Marxism, Capitalism, and Happiness
Part I – Political Debate in the Age of The Absolute Censor
You may have heard that two contemporary intellectual stars of the left and right were brought together in Toronto on April 19 at the Sony Centre under the title Happiness: Capitalism vs. Marxism. A much anticipated political debate was to decide on whether Capitalism or Marxism was better suited for the production of Happiness. With reportedly some tickets going for as much as $1,500, three thousand fans were set to watch two theory spouting men pit Marxism agains Capitalism. But when all was said and done, not only did they find themselves agreeing on more than they could find to disagree upon, but it seemed in many cases they were not even addressing the same subject matter. What happened?
In watching this debate on Youtube, I asked myself whether this could be a case of Twiddledee-Tiddledum? As the old children’s nursery rhyme goes:
Twiddledum and Twiddledee agree to have a battle
For Twiddledum said Twiddledee
Had spoiled his nice new rattle.
Just then flew in a monstrous crow,
As black as a tar barrel.
Which frightened the heroes so,
They forgot their quarrel.
Had the monstrous crow of publicity and the democratization of information destroyed the coherence of the old public space of critique and confrontation? Had it done so with an efficacy that a totalitarian government could have never imagined?
In order to respond to this question, I decided to write a rough draft article that I would first publish on Medium. I also wanted to write it to send as a letter to Twiddledum since we had worked in Paris at the same university in the 80’s and 90’s. I will publish the response here should I receive one.
Before I get down to examining point by point what was said during the debate, I imagined the following exchange as a preface:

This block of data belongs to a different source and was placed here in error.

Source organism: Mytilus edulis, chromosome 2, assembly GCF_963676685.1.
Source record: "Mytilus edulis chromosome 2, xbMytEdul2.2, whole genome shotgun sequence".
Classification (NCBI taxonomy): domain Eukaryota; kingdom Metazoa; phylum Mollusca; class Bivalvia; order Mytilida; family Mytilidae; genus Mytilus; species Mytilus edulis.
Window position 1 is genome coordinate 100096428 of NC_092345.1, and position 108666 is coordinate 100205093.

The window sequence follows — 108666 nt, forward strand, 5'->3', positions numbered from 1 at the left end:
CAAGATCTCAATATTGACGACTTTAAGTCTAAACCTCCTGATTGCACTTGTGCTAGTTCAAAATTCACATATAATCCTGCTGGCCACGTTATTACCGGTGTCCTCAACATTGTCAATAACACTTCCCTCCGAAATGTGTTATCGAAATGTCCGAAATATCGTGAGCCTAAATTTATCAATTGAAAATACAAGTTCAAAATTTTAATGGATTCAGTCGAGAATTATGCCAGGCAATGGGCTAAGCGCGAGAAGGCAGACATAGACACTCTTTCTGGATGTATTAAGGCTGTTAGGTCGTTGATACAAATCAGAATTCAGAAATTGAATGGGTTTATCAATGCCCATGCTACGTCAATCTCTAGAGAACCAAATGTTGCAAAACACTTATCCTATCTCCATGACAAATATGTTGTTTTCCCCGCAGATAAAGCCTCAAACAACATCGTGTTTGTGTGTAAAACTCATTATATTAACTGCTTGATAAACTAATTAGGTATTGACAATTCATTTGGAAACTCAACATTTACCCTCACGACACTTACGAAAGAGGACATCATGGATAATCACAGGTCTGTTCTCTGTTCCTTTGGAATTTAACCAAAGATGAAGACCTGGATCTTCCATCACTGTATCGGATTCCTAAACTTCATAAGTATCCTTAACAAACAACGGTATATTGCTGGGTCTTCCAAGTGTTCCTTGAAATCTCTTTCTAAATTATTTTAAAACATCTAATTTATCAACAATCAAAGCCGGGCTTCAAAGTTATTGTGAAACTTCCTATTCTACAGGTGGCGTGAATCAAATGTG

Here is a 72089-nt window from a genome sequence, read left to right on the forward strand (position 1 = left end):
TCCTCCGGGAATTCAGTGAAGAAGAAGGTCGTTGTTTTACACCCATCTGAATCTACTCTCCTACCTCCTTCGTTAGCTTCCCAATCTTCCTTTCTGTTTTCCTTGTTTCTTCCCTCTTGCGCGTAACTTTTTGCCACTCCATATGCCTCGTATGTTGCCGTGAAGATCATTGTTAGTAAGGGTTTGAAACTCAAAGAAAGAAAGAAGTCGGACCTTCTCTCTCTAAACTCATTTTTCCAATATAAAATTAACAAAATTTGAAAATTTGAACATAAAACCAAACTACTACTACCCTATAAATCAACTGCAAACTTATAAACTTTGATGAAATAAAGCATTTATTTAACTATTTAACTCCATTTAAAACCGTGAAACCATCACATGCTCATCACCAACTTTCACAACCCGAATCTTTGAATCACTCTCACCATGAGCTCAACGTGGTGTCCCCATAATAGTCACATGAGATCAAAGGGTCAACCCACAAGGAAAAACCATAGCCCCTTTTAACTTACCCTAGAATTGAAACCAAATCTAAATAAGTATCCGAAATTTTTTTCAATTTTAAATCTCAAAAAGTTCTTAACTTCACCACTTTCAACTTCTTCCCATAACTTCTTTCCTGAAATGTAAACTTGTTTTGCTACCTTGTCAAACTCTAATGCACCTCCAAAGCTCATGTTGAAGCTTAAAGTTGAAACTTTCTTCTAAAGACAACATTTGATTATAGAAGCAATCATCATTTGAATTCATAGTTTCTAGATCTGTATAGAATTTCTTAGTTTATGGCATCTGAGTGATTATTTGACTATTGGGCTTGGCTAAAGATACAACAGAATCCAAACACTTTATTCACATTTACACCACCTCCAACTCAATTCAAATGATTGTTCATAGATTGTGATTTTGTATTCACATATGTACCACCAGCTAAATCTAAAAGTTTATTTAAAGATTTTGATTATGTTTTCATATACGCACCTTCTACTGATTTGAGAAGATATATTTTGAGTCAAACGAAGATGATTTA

Twiddledee: Go ahead Dum and say whatever you want about Marxism or Capitalism!
Twiddledum: Why Dee ?
Twiddleee: In the end, nobody really knows the truth, at best, its opinion, at worse, its fake news; nothing really matters.
Twiddledum: Well, then, let’s go have lunch and be happy, shall we?
Is this a new happy form of censorship? If so, does the new censor become laughable precisely at those moments someone might have, at least in a more naive age, felt like crying? Does Happiness set the conditions for a mediatic debate between Marxism and Capitalism today –and not the other way around? If, as Marx often proposed, history repeats itself, “the first time as tragedy, the second as comedy”, was this debate simply a happy departure from the past?
I want to address here not simply what should have been said in defense of Marxism by Twiddledum (perhaps because of his declining health) or Capitalism by Twiddledee, but the failure that this debate points to in isolating a more complex and dire problem.
The New Absolute Censor of Happiness and Fake-News
The problem stems not from the old notion of censoring speech, at least in North America and Europe, but in allowing anything to be said in any manner. Unlike the old relative and negative censor of totalitarian governments where there was always too much meaning, with the new Absolute and positive censor there is the absence of meaning. Instead, the message transmits in a publicity of stars, happiness, nonsense, and fake news that ultimately ends in either acts of aggression or silent resignation.
The recent debate in Toronto on Marxism, Capitalism, and Happiness was just one example: two mediatic stars, from the left and the right, not only could not find anything to disagree upon, but they joked their way through some very serious subjects using one absurdity after another. Though it may be considered as a progress that the debate did not fall into the cycle of aggression and persecution that many political debates encounter today, one may well have wondered what was the point from the beginning.
Here, then, the next part of this article aims to examine the arguments of both Tweedledee and Twiddledum during the Toronto debate, to not only bring out the absurdities that were being ‘debated’, but to situate the modern day function of the Absolute Censor.